Louis XVI had really big hair. Probably for this reason, the decadent French aristocracy specialized in greyhounds. Pugs were the favorite of the ladies (supposedly in more ways than one: the term "lapdog" had special meaning for seventeenth-century pornographers, and during the Revolution pugs were burned alive).

But then as now, many French had little fuzzy mutts known as "caniches." Perhaps it was this dog's modest unobtrusiveness that allowed it to survive the Revolution unscathed. During the Third Republic (a.k.a. belle epoque, 1870-1914, a period of rampant opulence), its capacity to form enormous topiary massifs of stiff, swaying hair was finally recognized and fully exploited.

Elaborate functional rationalizations soon followed. The familiar "lion clip" began because a fully-furred retriever (see Myth #2 above) might soak up too much water and drown. Ankle pompoms served to keep the swimmer's ankles warm. (What about the tail pompom and topknot? Which parks in Paris allow duck-hunting? Why not hunt with spaniels like everybody else?)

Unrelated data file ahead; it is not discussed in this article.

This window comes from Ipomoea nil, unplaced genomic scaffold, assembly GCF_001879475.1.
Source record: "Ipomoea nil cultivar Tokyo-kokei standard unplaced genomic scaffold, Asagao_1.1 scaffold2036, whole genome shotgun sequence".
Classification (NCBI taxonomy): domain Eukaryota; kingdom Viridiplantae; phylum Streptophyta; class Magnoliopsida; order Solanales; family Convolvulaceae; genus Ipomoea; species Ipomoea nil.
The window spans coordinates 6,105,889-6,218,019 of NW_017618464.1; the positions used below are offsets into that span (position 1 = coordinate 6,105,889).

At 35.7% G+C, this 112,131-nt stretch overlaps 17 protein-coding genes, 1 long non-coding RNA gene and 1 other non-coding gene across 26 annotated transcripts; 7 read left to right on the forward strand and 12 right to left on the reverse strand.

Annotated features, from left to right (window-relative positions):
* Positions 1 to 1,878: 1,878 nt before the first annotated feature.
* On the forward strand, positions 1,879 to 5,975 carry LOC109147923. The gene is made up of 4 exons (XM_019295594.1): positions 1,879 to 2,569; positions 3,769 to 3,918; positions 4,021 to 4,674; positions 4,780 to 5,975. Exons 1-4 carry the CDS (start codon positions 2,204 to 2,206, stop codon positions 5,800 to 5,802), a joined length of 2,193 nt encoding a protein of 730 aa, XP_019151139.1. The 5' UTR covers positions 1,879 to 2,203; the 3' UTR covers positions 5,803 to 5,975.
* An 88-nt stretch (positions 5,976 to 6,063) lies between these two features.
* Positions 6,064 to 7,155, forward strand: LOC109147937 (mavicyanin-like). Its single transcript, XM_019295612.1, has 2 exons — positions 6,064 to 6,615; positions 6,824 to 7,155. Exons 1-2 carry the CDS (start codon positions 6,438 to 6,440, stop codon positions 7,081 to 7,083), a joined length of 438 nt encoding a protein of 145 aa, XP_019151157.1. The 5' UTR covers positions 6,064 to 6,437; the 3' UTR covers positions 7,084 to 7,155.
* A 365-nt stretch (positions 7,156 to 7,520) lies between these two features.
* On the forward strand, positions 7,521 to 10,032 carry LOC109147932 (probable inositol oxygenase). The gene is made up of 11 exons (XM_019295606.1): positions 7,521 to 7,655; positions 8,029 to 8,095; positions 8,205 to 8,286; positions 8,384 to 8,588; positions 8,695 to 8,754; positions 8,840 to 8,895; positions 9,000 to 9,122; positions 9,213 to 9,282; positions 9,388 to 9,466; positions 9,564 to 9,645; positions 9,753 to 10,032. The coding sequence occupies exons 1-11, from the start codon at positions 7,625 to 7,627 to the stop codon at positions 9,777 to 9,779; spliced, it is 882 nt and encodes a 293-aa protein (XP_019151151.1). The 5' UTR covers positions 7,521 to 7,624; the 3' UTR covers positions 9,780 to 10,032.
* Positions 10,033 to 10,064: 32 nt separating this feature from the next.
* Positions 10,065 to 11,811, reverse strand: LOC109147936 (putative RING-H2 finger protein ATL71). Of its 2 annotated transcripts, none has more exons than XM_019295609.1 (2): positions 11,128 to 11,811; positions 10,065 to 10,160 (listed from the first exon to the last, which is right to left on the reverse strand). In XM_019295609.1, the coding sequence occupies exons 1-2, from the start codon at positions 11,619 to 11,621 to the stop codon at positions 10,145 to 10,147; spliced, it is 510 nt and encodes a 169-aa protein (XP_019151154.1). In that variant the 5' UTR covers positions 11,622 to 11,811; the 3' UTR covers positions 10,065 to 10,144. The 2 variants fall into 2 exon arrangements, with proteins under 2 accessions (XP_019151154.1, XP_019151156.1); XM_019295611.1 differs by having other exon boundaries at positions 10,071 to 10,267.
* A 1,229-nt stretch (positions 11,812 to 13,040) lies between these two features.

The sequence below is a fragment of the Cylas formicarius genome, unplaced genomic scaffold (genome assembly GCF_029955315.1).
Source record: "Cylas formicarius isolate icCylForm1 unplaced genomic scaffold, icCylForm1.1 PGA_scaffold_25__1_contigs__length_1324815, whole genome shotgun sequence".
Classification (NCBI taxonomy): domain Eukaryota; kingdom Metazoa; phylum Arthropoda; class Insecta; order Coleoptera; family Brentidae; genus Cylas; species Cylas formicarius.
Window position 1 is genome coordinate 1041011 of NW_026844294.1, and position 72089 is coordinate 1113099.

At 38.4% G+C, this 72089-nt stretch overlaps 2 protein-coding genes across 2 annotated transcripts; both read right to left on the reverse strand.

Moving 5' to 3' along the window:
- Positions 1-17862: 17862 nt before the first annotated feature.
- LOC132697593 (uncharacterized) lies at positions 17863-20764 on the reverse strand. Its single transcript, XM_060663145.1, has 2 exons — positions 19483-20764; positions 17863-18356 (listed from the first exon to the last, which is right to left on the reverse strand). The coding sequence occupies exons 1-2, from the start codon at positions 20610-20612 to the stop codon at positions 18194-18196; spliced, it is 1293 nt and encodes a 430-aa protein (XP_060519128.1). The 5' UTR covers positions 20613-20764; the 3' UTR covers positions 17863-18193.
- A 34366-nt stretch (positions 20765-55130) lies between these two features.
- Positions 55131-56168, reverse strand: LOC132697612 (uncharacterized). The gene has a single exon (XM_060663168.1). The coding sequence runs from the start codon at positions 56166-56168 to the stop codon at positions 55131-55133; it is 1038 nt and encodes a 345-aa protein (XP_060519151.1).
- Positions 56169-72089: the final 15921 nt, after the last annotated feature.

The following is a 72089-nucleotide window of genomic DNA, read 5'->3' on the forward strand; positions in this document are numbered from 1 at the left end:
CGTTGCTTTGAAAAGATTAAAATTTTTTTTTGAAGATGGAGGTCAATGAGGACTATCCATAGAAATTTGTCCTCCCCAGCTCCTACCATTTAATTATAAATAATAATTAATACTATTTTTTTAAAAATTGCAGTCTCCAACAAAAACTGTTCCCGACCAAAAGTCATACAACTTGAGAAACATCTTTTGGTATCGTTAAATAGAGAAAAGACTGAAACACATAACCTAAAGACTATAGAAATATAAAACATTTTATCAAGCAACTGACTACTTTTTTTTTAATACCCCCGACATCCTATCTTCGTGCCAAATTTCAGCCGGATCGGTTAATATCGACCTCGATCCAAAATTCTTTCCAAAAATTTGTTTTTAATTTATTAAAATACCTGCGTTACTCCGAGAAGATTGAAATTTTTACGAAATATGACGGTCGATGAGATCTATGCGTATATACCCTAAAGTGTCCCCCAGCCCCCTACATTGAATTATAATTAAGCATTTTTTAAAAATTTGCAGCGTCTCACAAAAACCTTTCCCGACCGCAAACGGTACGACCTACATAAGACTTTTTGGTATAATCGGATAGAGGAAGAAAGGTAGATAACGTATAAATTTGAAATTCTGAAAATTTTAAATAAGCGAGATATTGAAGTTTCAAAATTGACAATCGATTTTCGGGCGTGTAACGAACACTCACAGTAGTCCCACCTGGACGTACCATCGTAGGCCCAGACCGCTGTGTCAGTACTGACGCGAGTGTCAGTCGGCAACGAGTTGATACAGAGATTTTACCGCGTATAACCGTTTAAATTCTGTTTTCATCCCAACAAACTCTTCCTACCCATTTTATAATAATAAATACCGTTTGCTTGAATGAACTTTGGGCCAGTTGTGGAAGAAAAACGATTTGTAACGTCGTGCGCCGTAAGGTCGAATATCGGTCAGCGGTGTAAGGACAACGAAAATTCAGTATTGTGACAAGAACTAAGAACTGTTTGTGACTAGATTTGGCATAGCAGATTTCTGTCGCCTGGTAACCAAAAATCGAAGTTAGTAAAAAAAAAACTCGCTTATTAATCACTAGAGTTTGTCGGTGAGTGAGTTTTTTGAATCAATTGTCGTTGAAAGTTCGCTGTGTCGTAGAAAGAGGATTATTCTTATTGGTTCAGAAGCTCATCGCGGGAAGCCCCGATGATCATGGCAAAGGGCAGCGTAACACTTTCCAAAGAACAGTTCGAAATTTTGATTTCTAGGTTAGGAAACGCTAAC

The poodle's golden age came after World War II. This was another period of conspicuous extravagance in France. The extreme femininity of Dior's "New Look"—wasp-waisted, gathered skirts sweeping the floor—called for a feminine dog. (It is instructive to note that devotees of the butch, pragmatic Chanel line are usually pictured with fox terriers.) The poodle's springy walk and bouncy hair reflected the new youthfulness and energy of the 1950s super-housewife. The immaculately shaved and fluffed pet by her side confirmed her urbanity and sophistication even as it suggested her regression to the controlled sexual norms of the Third Republic.

Also, France has no "national dog."